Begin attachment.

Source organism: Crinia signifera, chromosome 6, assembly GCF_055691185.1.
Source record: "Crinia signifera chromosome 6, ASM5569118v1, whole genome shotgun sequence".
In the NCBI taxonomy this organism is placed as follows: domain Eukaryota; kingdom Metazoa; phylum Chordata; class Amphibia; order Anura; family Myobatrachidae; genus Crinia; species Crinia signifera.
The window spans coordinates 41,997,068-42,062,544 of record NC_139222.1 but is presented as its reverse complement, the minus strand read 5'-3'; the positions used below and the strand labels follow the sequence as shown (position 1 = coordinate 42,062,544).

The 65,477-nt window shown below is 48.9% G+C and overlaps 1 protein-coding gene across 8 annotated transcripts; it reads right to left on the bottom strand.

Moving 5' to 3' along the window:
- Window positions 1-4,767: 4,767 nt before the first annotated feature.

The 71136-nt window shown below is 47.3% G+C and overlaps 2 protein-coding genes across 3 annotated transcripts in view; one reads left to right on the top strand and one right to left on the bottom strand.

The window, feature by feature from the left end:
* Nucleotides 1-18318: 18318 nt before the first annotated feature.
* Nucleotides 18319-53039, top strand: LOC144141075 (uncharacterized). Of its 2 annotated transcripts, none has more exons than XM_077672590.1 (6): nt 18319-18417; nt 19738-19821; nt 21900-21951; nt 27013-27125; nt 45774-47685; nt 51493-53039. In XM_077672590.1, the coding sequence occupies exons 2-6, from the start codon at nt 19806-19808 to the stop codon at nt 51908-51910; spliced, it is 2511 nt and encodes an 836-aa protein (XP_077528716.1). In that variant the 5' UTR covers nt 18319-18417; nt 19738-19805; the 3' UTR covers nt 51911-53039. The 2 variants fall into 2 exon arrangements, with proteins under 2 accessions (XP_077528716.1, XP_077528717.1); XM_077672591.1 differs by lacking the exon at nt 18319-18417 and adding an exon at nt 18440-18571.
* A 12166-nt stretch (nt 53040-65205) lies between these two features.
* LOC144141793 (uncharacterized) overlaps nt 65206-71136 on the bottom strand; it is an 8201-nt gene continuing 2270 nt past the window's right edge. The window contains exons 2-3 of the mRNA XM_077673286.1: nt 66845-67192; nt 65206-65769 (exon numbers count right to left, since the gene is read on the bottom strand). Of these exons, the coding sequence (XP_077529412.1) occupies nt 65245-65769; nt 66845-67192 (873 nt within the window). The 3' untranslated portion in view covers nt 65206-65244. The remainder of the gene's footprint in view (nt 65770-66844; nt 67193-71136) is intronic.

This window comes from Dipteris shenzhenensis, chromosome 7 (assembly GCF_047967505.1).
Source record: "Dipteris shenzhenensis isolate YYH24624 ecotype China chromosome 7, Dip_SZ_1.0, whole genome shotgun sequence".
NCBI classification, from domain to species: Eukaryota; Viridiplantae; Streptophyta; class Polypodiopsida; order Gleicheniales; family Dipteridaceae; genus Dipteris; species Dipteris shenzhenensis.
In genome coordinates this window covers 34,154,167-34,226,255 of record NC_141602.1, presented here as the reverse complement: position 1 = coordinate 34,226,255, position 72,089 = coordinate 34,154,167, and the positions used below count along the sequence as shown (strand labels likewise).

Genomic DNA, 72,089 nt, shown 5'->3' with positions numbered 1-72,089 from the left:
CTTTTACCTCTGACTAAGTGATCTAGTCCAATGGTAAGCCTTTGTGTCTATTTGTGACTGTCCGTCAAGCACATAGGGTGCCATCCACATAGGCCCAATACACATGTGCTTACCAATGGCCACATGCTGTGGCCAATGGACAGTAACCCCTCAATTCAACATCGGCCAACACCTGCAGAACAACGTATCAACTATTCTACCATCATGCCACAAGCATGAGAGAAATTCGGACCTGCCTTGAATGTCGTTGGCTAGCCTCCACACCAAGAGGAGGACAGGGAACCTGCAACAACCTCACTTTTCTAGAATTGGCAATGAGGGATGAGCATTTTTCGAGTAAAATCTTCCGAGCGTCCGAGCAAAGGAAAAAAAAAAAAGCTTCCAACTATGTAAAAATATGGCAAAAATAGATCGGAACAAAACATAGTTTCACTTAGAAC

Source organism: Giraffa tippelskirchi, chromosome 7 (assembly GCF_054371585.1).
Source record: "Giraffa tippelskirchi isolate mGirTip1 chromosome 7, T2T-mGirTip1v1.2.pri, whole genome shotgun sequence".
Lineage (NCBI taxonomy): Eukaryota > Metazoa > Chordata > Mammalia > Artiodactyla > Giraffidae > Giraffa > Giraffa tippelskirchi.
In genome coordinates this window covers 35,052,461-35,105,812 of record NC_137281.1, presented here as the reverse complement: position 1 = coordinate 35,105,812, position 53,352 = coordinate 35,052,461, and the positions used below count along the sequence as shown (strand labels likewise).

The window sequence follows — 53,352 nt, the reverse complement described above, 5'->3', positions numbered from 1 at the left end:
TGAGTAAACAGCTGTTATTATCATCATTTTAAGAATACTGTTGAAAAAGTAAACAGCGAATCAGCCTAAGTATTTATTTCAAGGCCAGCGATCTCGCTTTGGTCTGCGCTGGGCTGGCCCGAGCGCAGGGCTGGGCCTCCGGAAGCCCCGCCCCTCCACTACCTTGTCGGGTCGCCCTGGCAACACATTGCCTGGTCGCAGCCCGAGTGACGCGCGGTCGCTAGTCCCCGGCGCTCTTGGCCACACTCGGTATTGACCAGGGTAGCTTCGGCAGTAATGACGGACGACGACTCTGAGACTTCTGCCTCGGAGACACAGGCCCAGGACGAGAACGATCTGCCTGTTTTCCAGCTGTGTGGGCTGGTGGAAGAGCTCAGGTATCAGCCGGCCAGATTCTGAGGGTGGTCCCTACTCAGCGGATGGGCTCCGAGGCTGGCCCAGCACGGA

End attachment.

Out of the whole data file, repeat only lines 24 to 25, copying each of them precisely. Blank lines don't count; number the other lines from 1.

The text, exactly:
The window sequence follows — 53,352 nt, the reverse complement described above, 5'->3', positions numbered from 1 at the left end:
TGAGTAAACAGCTGTTATTATCATCATTTTAAGAATACTGTTGAAAAAGTAAACAGCGAATCAGCCTAAGTATTTATTTCAAGGCCAGCGATCTCGCTTTGGTCTGCGCTGGGCTGGCCCGAGCGCAGGGCTGGGCCTCCGGAAGCCCCGCCCCTCCACTACCTTGTCGGGTCGCCCTGGCAACACATTGCCTGGTCGCAGCCCGAGTGACGCGCGGTCGCTAGTCCCCGGCGCTCTTGGCCACACTCGGTATTGACCAGGGTAGCTTCGGCAGTAATGACGGACGACGACTCTGAGACTTCTGCCTCGGAGACACAGGCCCAGGACGAGAACGATCTGCCTGTTTTCCAGCTGTGTGGGCTGGTGGAAGAGCTCAGGTATCAGCCGGCCAGATTCTGAGGGTGGTCCCTACTCAGCGGATGGGCTCCGAGGCTGGCCCAGCACGGA